October 30, 11 am. Making my way back to Cochem from Wiesbaden. What a strange, strange 24 hours it's been.
My arrival in Wiesbaden yesterday went just fine; train on time, clear instructions to the tourist information center, free Stadtplan and friendly locals who were able to help me find an internet cafe. Wiesbaden turned out to be a lot like Koblenz and other cities in this region hit hard by the war; instead of rebuilding in the architectural style that had been here before, they decided to start with a fresh slate and just start building again in the modern style. So you have this strange mix in Wiesbaden; a Stadtmitte (central-city district) that is quaint, historical, pretty and pedestrian, but is then surrounded on all sides by a city full of modern buildings, all of them built in various styles from the 1950s to the present. And, as with Koblenz, I don't mean to imply that it's ugly, because it's not - Wiesbaden in fact looks like a perfectly pleasant, perfect normal mid-sized American city, like Tulsa or Cleveland or Little Rock. It's just...hmm...jarring, I suppose, to be on a street that looks like something out of a fairytale, then suddenly turn a corner and feel like you were instantly transported to modern Indianapolis.
My day in Wiesbaden was slow and unhurried - just walking around the city, sticking my head into shops, checking out the "world's largest cuckoo clock" (which was pretty damn cool, to tell you the truth), trying to imagine what the city was like in the 1800s when it was a major spa and casino destination for the rich and famous. I splurged at lunchtime and bought an actual sitdown meal at an actual sitdown restaurant, my first with my own money since the entire tour began. I picked an Italian bistro on the north edge of the pedestrian district, which turned out to be owned by this very pleasant middle-aged gay man and filled with his pleasant middle-aged gay friends, all of them drinking wine at one in the afternoon and talking and laughing and sharing pasta and playing with the owner's dog.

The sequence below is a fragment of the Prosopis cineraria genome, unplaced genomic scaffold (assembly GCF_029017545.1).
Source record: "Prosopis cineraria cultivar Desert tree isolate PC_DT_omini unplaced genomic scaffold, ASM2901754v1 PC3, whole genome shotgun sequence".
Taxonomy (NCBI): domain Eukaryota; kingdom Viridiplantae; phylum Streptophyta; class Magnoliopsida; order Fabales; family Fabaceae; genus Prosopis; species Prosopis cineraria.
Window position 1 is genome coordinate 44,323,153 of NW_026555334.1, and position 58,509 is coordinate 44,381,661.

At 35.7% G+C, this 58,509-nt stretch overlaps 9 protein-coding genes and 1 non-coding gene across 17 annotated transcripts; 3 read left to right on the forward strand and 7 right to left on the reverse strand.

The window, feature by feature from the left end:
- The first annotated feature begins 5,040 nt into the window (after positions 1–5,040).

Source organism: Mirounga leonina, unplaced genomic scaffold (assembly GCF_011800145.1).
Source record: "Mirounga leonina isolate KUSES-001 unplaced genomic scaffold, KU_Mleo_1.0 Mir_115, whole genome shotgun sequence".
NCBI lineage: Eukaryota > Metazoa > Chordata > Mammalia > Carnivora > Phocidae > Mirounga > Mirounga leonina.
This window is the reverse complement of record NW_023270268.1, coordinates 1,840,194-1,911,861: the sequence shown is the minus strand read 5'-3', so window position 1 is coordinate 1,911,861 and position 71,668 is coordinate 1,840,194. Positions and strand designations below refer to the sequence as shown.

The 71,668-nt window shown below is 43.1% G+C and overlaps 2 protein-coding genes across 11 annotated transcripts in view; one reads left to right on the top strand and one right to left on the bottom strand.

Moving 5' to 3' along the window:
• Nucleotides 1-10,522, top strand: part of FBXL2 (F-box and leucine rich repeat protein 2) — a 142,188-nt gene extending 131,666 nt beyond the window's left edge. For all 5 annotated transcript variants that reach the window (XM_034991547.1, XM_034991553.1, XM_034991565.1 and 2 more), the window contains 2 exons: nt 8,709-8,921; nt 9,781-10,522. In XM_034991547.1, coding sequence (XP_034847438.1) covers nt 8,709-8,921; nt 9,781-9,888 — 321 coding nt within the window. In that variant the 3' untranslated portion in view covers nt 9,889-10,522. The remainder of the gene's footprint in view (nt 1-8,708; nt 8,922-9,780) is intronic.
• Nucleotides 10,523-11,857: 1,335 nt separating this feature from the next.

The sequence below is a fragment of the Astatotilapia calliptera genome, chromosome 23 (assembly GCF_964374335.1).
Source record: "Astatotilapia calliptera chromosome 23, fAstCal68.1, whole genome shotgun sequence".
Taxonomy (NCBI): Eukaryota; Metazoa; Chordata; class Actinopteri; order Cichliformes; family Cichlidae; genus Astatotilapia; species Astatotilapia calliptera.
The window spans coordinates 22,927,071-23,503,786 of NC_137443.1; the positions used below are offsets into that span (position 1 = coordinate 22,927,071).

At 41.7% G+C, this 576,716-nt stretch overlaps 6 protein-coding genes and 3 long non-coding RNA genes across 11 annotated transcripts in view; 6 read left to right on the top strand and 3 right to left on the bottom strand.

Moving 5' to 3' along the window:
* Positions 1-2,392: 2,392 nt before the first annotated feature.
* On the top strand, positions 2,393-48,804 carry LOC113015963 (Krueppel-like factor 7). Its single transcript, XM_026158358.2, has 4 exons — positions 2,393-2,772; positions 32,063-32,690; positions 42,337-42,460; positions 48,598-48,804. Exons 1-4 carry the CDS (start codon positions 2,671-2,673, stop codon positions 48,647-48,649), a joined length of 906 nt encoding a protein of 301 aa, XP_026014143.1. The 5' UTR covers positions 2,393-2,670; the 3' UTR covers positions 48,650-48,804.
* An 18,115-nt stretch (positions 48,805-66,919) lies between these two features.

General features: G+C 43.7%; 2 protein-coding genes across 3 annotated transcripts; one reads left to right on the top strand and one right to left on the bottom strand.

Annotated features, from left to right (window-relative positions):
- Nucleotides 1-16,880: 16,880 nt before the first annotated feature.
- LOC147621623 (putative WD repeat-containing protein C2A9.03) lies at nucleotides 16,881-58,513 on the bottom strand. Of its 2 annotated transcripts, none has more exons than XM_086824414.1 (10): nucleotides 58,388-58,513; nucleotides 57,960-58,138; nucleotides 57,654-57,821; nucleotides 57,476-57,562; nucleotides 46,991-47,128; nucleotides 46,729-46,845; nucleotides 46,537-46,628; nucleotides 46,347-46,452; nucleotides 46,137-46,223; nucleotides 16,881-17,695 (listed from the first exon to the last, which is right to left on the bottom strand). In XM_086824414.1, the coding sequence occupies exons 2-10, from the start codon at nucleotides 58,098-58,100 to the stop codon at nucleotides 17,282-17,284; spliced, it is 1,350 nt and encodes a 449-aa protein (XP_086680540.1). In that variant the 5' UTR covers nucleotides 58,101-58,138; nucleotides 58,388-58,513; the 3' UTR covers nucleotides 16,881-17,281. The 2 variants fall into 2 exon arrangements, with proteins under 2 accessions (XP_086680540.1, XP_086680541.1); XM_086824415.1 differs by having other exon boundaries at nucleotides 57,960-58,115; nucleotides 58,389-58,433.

I had a feeling there was a Lebenskuenstler district somewhere in the city that I wasn't finding, so after lunch I swallowed my fear and approached two guys hanging outside a skate store, both with dreads and covered in tattoos and piercings. "Entschuldigung," I said. "Ich bin ein Tourist und verstehe nicht Wiesbaden. Ist der ein District fuer Kuenstlers hier? Uh, Kuenstlers, Schreiberen, Studenten, Gays, und so weiter. Schreiben en mein Plan, bitte?" ("Excuse me. I am a tourist and don't understand Wiesbaden. Is there a district for artists here? Uh, artists, writers, students, gay people, etcetera. Will you show me on my map, please?") And sure enough, the guys were pleased as punch that I had approached them with such a question, and three of us spent about five minutes just looking over my map and having them point out various cafes and stores they thought I would enjoy, which led to a little discussion about what I was doing in Wiesbaden and what the poetry slam is like and how my tour has been going. See, this is exactly what I was talking about before - most Germans you'll meet are just as friendly and outgoing as anyone else on the planet, and most of them have a sincere desire to help strangers and get into little conversations. God help you, though, if you were a German and tried to do what I had just done; 95 percent of the time you'd get a cold "I can't help you" in return.